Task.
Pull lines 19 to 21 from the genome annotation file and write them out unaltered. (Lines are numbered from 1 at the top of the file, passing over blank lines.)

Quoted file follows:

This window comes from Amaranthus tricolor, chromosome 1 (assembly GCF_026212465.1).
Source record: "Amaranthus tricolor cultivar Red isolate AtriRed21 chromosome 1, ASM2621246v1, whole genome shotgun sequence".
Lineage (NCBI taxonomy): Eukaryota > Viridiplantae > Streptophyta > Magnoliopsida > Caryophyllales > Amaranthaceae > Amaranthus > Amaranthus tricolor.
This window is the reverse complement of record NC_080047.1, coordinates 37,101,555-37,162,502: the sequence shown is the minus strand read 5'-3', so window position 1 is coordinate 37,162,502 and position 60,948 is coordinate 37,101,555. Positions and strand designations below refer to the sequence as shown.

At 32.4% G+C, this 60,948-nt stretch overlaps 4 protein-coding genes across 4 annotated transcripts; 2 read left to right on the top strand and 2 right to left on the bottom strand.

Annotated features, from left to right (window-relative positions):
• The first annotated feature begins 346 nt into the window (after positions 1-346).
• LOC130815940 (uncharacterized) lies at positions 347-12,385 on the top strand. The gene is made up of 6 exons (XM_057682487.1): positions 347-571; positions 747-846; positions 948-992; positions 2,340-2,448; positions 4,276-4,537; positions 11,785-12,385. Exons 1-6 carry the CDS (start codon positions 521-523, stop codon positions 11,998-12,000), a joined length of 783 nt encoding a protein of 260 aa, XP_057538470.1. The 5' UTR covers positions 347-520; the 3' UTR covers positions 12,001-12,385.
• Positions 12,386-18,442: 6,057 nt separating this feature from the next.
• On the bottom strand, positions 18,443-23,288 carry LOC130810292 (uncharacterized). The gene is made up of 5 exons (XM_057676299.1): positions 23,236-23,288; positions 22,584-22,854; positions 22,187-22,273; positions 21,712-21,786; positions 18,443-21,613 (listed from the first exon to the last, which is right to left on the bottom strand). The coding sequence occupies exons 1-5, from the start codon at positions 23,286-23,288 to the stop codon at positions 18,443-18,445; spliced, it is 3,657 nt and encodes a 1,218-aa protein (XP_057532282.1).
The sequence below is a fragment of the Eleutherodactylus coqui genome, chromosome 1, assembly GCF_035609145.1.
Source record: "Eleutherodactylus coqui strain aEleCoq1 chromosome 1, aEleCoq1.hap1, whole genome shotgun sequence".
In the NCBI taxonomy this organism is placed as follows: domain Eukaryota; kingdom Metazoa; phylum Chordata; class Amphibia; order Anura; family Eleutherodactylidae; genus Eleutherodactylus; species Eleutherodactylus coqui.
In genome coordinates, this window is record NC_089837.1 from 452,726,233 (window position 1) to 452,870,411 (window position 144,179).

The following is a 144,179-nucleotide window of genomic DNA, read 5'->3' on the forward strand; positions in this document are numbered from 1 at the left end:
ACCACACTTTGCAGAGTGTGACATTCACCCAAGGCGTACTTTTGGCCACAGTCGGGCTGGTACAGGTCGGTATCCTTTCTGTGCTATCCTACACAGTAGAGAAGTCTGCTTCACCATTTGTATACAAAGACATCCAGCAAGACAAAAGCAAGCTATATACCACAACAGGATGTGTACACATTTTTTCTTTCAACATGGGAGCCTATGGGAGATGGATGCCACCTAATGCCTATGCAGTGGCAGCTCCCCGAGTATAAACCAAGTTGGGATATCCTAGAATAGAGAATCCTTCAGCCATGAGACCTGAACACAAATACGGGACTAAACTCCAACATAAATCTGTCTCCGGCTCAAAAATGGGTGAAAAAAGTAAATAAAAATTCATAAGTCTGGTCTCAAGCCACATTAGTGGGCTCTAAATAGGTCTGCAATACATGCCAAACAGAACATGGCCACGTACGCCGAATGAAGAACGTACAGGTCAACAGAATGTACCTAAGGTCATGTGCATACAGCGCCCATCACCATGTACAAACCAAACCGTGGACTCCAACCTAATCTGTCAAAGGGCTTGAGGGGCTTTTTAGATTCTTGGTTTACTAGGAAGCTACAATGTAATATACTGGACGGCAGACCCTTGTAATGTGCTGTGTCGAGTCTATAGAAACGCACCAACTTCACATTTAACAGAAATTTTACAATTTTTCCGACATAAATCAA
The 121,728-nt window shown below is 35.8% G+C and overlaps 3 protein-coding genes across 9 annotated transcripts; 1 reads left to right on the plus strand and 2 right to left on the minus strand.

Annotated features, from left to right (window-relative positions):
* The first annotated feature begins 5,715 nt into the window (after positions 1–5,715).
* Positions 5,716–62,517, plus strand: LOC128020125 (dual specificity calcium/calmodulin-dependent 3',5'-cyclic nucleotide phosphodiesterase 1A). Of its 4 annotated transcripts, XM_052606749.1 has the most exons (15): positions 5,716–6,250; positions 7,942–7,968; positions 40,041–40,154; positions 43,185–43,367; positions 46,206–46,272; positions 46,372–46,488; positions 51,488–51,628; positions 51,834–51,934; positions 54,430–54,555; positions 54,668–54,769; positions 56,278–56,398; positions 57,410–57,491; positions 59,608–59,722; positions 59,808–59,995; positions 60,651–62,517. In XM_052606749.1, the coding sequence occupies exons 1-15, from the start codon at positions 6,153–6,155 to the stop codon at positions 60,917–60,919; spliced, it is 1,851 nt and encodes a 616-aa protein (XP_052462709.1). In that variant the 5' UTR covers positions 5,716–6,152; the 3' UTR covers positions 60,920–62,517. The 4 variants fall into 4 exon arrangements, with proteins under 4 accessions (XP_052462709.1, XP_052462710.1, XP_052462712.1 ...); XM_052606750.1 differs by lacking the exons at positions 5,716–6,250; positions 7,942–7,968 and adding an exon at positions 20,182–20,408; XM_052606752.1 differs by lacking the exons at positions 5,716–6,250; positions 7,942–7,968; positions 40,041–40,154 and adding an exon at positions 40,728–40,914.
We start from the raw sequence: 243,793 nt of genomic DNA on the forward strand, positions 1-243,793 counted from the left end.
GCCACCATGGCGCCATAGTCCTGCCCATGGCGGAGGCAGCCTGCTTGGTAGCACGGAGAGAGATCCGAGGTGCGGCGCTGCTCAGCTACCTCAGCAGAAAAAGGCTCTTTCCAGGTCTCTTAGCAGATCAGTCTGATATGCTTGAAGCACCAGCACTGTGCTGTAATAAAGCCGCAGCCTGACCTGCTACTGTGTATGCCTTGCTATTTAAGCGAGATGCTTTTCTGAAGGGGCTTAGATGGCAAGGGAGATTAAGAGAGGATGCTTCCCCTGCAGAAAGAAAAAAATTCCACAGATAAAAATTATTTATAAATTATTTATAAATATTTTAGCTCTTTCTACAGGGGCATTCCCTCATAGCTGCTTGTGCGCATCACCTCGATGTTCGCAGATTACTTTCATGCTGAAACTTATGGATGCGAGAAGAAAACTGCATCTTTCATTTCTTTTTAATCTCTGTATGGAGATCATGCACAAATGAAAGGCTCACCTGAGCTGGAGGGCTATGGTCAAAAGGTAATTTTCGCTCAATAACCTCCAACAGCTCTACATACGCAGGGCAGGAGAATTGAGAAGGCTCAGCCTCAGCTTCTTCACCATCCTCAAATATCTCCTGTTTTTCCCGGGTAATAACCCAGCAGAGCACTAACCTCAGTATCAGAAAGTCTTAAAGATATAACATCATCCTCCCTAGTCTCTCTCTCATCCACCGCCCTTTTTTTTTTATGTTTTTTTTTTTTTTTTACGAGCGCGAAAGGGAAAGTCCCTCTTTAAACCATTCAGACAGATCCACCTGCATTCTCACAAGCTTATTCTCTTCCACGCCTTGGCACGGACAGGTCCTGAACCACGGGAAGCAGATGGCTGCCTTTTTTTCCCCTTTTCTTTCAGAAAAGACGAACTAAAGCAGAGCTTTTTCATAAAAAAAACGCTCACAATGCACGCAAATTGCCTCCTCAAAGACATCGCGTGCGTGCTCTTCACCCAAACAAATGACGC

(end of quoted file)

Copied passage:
* The first annotated feature begins 5,715 nt into the window (after positions 1–5,715).
* Positions 5,716–62,517, plus strand: LOC128020125 (dual specificity calcium/calmodulin-dependent 3',5'-cyclic nucleotide phosphodiesterase 1A). Of its 4 annotated transcripts, XM_052606749.1 has the most exons (15): positions 5,716–6,250; positions 7,942–7,968; positions 40,041–40,154; positions 43,185–43,367; positions 46,206–46,272; positions 46,372–46,488; positions 51,488–51,628; positions 51,834–51,934; positions 54,430–54,555; positions 54,668–54,769; positions 56,278–56,398; positions 57,410–57,491; positions 59,608–59,722; positions 59,808–59,995; positions 60,651–62,517. In XM_052606749.1, the coding sequence occupies exons 1-15, from the start codon at positions 6,153–6,155 to the stop codon at positions 60,917–60,919; spliced, it is 1,851 nt and encodes a 616-aa protein (XP_052462709.1). In that variant the 5' UTR covers positions 5,716–6,152; the 3' UTR covers positions 60,920–62,517. The 4 variants fall into 4 exon arrangements, with proteins under 4 accessions (XP_052462709.1, XP_052462710.1, XP_052462712.1 ...); XM_052606750.1 differs by lacking the exons at positions 5,716–6,250; positions 7,942–7,968 and adding an exon at positions 20,182–20,408; XM_052606752.1 differs by lacking the exons at positions 5,716–6,250; positions 7,942–7,968; positions 40,041–40,154 and adding an exon at positions 40,728–40,914.
We start from the raw sequence: 243,793 nt of genomic DNA on the forward strand, positions 1-243,793 counted from the left end.